Monitoring the water quality of coastal waters with automatic equipment

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Background

Within Europe most maritime countries have monitoring programmes in place to fulfil their regulatory, EU or otherwise conventional commitments. Up till now no European structure has been set up or is in place to harmonize these observations in such a way that a comparison between different regions or a Pan European view is possible. A very limited overview can be obtained from the Annual reports of the EEA (European Environmental Agency), e.g. regarding nutrient concentrations in coastal waters. With the upcoming WFD, directives for transitional waters and the marine strategy requirements for pan European approaches are increasing.

Attempts to set up integrated networks of observations have been made on regional scales e.g. in the Baltic (BOOS), and in the North Sea and adjacent Atlantic (NOOS). However, still these networks do hardly cope with the ecosystem approach as promoted by ICES (International Council for the Exploration of the Sea). Generally most networks intend to observe the primary parameters needed to improve our meteorological models or physical water parameters to improve our transport and current models. What is urgently needed is to extend these lists of parameters to important ecological parameters such as turbidity, phytoplankton and zooplankton biomass, occasional biomass of fishes, macro-benthos, and nutrients in surface and deeper waters. In order to obtain reliable data which can as well be used to drive ecological models intensive quality assurance procedures have to be implemented and integrated into the overall data management schemes.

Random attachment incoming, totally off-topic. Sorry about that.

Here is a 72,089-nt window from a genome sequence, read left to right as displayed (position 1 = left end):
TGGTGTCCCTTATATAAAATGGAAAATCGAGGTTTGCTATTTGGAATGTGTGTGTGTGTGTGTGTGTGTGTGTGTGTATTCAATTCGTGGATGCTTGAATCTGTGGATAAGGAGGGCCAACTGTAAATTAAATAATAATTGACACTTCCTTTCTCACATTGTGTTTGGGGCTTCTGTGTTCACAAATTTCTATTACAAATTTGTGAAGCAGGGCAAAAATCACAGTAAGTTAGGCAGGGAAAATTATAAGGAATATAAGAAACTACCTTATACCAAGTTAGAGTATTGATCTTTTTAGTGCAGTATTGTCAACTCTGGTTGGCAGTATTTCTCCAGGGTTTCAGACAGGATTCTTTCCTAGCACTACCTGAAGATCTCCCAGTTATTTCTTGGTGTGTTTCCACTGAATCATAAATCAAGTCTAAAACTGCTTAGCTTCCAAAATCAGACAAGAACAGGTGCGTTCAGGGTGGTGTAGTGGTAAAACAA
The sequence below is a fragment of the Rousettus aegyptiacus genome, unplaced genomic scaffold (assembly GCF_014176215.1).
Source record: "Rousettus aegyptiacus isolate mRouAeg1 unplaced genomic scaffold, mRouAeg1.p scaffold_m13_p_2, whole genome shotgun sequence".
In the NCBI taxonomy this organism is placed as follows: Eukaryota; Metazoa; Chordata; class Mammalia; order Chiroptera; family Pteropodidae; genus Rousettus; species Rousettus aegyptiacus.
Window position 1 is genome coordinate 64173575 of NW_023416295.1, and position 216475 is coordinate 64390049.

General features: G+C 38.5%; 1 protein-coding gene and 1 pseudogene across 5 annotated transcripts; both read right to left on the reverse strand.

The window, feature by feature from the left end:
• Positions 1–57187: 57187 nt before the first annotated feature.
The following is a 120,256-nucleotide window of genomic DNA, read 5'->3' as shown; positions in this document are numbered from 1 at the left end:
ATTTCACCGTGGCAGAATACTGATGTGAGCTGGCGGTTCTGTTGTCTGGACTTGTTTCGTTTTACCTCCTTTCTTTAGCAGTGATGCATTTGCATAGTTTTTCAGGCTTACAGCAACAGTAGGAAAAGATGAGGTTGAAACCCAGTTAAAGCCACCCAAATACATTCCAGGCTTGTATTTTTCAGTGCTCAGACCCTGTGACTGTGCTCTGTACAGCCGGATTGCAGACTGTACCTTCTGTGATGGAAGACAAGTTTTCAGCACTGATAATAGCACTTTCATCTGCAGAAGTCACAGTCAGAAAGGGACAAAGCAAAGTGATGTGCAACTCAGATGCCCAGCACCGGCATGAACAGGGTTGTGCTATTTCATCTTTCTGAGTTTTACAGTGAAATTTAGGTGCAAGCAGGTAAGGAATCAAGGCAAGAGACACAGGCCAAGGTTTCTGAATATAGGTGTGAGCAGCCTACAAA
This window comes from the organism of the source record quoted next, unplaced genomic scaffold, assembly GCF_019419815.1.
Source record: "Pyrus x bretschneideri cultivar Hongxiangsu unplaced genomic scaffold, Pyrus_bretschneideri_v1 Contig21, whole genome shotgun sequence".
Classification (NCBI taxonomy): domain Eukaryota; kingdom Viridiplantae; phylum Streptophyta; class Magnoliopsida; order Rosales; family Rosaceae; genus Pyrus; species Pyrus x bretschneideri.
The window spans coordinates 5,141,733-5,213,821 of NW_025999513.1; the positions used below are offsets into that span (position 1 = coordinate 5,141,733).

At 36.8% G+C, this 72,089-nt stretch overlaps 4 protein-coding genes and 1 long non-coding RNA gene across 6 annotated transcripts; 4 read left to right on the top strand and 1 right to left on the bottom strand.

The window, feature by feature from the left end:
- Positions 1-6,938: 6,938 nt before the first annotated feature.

The present article aims at presenting possible approaches and at showing the possibilities which are currently available. This includes ships-of-opportunity observations, in combination with the CPR (Continuous Plankton Recorder), satellite observations to extend the spatial scale of high frequency ground truth observations, and finally the incorporation through data assimilation of these observations into combined transport and ecological models.

European policies and operational services

Over the last decade ... (COSYNA page 6)


Data analysis, numerical modelling and data assimilation

Developing forecasting tools ... (page 8 COSYNA)

Description of a facility

New features (Cosyna page 12)

(with one picture from page 12, Fig. 1.)

Conclusions

References

See also

Internal Links

External Links

The main author of this article is Colijn, Franciscus
Please note that others may also have edited the contents of this article.

Citation: Colijn, Franciscus (2008): Monitoring the water quality of coastal waters with automatic equipment. Available from http://www.coastalwiki.org/wiki/Monitoring_the_water_quality_of_coastal_waters_with_automatic_equipment [accessed on 7-08-2020]